WEB DESK: Balochistan Home Minister Sarfraz Ahmed Bugti addressed a press conference on Thursday where he disclosed the arrest of six agents – five Afghans and a Pakistani – of the Afghan intelligence agency, National Directorate of Security (NDS).
Staying at different Afghan refugee camps, he said, two of them carried out bomb blasts, while others engaged in targeted killings and subversive activities. They killed at least 40 innocent Pakistanis. It may be recalled that last month also security agencies had arrested an NDS operative from Chaman and recovered bombs, fuses and other lethal materials from him. These are deeply disturbing reports, though unsurprising. The NDS in fact is known to have within its ranks people who are hostile to Pakistan.
It may be recalled that last year the former NDS Chief Rahmatullah Nabil had absented himself from the signing of a cooperation agreement with the ISI, and later tendered his resignation due to differences with President Ashraf Ghani over his efforts for a rapprochement with Pakistan.
Understandably, the Home Minister had reason to be upset over Afghan agents creating violence and unrest in his province. He went to the extreme, however, when he demanded immediate repatriation of Afghan refugees, adding that in case that did not happen the local Baloch and Pakthtuns will kick them out. Although afterwards he acknowledged that he had gotten carried away and chosen wrong words to express his frustration, the statement may already have caused bad feeling among those concerned. In any case, it is for the federal government to deal with this sensitive political as well as humanitarian issue.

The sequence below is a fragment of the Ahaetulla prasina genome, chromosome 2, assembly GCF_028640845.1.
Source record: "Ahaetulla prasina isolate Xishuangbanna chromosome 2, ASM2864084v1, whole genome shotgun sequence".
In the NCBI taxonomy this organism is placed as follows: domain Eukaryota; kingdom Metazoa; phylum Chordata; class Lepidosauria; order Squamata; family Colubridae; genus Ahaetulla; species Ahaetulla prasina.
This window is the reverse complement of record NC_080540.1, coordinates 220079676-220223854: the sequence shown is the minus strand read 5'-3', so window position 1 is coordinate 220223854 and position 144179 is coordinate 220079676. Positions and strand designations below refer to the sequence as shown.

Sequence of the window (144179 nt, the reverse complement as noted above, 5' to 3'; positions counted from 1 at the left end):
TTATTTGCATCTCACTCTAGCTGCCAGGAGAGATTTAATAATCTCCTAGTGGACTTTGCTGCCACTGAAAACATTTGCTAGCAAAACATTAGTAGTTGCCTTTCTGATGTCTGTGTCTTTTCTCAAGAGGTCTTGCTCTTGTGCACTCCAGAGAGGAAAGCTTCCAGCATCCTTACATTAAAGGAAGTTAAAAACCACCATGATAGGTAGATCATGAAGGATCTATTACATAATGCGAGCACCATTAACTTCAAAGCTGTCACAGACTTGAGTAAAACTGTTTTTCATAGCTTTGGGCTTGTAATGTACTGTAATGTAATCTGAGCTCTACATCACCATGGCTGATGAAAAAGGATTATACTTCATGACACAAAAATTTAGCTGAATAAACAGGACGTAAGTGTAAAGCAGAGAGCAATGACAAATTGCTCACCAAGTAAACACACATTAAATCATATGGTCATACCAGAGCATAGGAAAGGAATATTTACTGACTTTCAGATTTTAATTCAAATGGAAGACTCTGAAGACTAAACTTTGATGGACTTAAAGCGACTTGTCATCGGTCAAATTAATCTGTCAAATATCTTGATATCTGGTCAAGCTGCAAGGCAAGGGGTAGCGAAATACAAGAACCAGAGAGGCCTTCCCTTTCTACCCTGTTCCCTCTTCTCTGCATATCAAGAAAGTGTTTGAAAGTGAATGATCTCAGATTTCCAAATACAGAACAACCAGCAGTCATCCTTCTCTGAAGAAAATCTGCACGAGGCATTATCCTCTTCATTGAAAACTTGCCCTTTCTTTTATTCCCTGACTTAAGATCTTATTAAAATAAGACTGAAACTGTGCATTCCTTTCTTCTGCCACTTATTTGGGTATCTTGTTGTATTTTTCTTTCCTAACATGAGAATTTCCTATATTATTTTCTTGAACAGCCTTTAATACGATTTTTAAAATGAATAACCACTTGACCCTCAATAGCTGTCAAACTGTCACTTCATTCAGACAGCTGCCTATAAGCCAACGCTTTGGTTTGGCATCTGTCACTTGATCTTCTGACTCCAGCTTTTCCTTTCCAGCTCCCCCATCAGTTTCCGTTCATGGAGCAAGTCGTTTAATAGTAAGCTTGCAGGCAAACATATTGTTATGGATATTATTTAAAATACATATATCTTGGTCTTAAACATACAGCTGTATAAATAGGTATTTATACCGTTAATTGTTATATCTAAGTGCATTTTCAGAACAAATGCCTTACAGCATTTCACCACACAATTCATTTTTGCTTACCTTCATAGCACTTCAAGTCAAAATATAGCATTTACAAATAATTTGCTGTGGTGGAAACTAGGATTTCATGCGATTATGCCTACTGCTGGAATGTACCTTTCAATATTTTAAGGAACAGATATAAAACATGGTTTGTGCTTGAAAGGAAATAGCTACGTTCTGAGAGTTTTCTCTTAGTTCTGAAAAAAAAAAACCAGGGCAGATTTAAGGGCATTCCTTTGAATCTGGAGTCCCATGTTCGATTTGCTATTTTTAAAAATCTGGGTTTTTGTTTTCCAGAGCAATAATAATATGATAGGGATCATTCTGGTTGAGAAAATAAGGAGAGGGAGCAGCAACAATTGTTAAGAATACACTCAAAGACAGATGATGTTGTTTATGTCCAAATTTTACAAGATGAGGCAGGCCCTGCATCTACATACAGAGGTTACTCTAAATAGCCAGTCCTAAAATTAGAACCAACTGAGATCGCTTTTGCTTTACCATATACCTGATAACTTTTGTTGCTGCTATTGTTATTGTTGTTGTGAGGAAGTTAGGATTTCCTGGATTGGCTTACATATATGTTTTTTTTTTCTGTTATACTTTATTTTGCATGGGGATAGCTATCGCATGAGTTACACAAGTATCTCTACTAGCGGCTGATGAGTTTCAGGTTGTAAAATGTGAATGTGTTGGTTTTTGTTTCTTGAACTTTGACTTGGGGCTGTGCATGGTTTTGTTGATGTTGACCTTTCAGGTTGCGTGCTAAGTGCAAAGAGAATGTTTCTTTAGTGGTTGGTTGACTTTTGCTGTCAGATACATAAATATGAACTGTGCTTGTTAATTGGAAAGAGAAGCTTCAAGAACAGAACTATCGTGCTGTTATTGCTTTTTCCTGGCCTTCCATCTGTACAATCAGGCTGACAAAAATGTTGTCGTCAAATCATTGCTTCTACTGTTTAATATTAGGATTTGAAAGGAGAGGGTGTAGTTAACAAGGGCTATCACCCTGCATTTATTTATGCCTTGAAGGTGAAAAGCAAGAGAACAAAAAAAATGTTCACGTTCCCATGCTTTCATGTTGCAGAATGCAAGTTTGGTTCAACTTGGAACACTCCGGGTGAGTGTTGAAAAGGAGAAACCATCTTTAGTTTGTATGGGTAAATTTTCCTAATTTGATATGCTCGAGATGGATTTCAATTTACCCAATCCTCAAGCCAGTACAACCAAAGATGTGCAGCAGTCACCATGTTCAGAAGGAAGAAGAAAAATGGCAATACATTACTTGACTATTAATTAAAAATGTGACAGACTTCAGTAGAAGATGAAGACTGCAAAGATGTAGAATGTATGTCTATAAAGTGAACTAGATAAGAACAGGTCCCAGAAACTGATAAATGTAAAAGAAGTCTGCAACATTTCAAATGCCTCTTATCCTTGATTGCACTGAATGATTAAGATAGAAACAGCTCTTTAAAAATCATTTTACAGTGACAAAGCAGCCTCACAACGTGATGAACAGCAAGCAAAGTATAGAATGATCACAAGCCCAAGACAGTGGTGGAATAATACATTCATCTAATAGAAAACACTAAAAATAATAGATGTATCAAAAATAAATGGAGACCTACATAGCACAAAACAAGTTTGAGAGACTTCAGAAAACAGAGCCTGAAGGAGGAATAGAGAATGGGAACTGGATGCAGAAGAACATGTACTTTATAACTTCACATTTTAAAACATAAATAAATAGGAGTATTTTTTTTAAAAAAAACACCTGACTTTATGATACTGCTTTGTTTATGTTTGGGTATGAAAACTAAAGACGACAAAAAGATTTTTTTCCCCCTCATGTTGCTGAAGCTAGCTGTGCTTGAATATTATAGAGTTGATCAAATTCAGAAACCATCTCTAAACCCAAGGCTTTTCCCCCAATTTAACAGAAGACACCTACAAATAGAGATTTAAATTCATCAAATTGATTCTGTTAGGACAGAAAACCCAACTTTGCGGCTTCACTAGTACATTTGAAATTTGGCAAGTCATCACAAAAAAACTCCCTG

Aggressive rhetoric can play right into the hands of anti-Pakistan elements in NDS who are believed to be acting in cahoots with Indian intelligence agency RAW, whose senior field officer, Kulbushan Jadhav, was only recently arrested from Balochistan. The last thing this country needs at this point in time is more trouble with its neighbours that could lead it into isolation. It is good to note that the government has adopted the right approach.
In a much welcome rare move, Adviser to the Prime Minister on Foreign Affairs, Sartaj Aziz, presided over the Foreign Office’s weekly briefing on Thursday, to make important conciliatory gestures towards both Afghanistan and Iran. The bilateral consultations with Afghanistan, the US and China – members of the Quadrilateral Coordination Group – he said, had begun to assess the situation in the aftermath of Mullah Mansour’s killing, and that efforts would also be made to persuade the Taliban to rejoin the peace process.
Regarding Iran, he wisely rejected worries voiced by some about the Iran-India agreement for the development of Chabahar port, with Indian assistance, as a rival transit hub to Pakistan’s Gwadar port, saying “these routes are all complementary to each other, and economics will decide which route is used more frequently and by whom.” These do not seem to be empty words of a good loser as he also said there is a proposal to make Gwadar and Chabahar sister ports, and that a road is being built to connect them, “so there is no conflict.” The focus hopefully will remain on mending fences with neighbours and increasing regional connectivity.- Business Recorder